Businesses must be prepared to go on the offensive in order to combat increasingly sophisticated and well-organised computer criminals, according to a new study.
The report, co-authored by BT and KPMG, found that computer-criminals are increasingly forming organisations akin to businesses, with human resources operations and substantial budgets for research and development, calling for a better coordinated response.
“One major challenge identified by the report is the funding and scale of R&D spending that the criminals can bring to bear on breaching the defences of target companies,” said the report.
BT and KPMG found that 60 percent of the companies they studied had a computer security budget financed by their central IT budget, while half thought it should come from a separate security budget.
It was also discovered that companies are beginning to place more of an emphasis on security, with 26 percent having appointed a chief digital risk officer, but they said the trend is still at an early stage. In the reports view, there needs to be shift from seeing security as a “defence exercise” to recognising it as the factor that enables digital innovation and ultimately drives profit,
“The industry is now in an arms race with professional criminal gangs and state entities with sophisticated tradecraft,” stated Mark Hughes, chief executive of security at BT. “The twenty-first century cyber criminal is a ruthless and efficient entrepreneur, supported by a highly developed and rapidly evolving black market.”
He added that companies need to work more closely with law enforcement organisations, while also looking into ways they can disrupt the criminal organisations behind the attacks.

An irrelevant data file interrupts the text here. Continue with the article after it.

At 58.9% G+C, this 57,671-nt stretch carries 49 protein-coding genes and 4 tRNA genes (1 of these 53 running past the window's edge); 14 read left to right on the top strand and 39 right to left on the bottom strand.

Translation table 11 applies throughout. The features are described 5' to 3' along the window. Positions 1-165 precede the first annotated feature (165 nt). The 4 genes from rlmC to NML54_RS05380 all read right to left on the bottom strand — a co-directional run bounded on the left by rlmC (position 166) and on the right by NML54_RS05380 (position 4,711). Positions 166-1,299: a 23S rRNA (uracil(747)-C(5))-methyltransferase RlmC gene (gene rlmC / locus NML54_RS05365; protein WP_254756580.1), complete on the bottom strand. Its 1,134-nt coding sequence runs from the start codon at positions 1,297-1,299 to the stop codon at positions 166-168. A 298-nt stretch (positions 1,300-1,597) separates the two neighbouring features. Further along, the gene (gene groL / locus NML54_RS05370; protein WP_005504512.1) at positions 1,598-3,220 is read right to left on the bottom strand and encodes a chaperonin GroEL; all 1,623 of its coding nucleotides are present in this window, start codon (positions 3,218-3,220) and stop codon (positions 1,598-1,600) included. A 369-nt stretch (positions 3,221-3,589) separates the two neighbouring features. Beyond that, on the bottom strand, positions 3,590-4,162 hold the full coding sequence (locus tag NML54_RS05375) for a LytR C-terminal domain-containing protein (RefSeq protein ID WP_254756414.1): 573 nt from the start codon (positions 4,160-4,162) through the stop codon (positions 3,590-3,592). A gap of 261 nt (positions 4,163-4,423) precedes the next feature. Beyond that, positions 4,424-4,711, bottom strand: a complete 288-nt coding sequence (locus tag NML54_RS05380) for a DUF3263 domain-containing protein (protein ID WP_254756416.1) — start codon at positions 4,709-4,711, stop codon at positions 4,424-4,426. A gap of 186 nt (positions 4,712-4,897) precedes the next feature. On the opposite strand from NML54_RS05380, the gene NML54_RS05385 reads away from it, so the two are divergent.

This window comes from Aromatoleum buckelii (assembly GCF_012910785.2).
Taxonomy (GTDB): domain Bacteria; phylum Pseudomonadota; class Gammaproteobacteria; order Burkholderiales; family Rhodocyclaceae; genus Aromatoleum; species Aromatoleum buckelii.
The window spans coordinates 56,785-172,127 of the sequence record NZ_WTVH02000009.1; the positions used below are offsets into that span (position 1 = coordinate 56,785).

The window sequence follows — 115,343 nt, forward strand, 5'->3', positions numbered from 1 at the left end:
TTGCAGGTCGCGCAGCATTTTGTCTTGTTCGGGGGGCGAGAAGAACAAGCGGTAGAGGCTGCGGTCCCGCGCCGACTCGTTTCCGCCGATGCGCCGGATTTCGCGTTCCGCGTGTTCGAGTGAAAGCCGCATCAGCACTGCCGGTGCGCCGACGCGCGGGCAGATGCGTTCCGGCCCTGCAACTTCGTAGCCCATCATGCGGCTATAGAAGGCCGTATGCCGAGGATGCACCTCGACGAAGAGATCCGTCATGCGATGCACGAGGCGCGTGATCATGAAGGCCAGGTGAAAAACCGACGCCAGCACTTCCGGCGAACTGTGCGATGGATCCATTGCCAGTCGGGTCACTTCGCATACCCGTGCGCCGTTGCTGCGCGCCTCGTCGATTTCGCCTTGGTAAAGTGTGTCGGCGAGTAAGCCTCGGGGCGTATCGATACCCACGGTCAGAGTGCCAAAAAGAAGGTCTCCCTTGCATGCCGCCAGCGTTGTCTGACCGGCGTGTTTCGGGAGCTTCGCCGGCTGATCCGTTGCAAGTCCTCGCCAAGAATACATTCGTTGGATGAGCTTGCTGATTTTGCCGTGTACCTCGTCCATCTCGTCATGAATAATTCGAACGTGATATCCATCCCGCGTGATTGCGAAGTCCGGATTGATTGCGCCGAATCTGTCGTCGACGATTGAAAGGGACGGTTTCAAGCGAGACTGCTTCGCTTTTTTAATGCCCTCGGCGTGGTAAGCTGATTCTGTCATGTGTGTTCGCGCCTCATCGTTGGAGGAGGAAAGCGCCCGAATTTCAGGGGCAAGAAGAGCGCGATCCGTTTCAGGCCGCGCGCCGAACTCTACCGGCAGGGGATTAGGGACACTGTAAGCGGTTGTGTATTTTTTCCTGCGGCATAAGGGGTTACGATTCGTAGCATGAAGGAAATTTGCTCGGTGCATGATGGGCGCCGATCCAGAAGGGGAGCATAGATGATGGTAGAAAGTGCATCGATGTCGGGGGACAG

“You need to think about credible attack scenarios against your business and consider how cyber security, fraud control, and business resilience work together to prepare for, and deal with those threats,” stated Paul Taylor, UK head of cyber security at KPMG. “If that’s done, then cyber security can become a mainstream corporate strategy as a vital component of doing business in the digital world.”
The report found that while 97 percent of those surveyed had experienced an attack on their computer systems, and 94 percent were aware that criminals were using blackmail and bribes to gain access to organisations, 47 percent said they don’t have a strategy in place to counter such threats and only one-fifth said they were fully prepared for hacking attacks.
The vast majority (91 percent) said they were constrained from defending themselves by factors including regulation and the lack of graduates with the right skills.
Recent large-scale hacks on social networking sites such as LinkedIn have facilitated targeted attacks on individuals including Facebook founder Mark Zuckerberg, while attacks on organisations such as TalkTalk have led to large remediation bills, the loss of customers and further scams targeting users.
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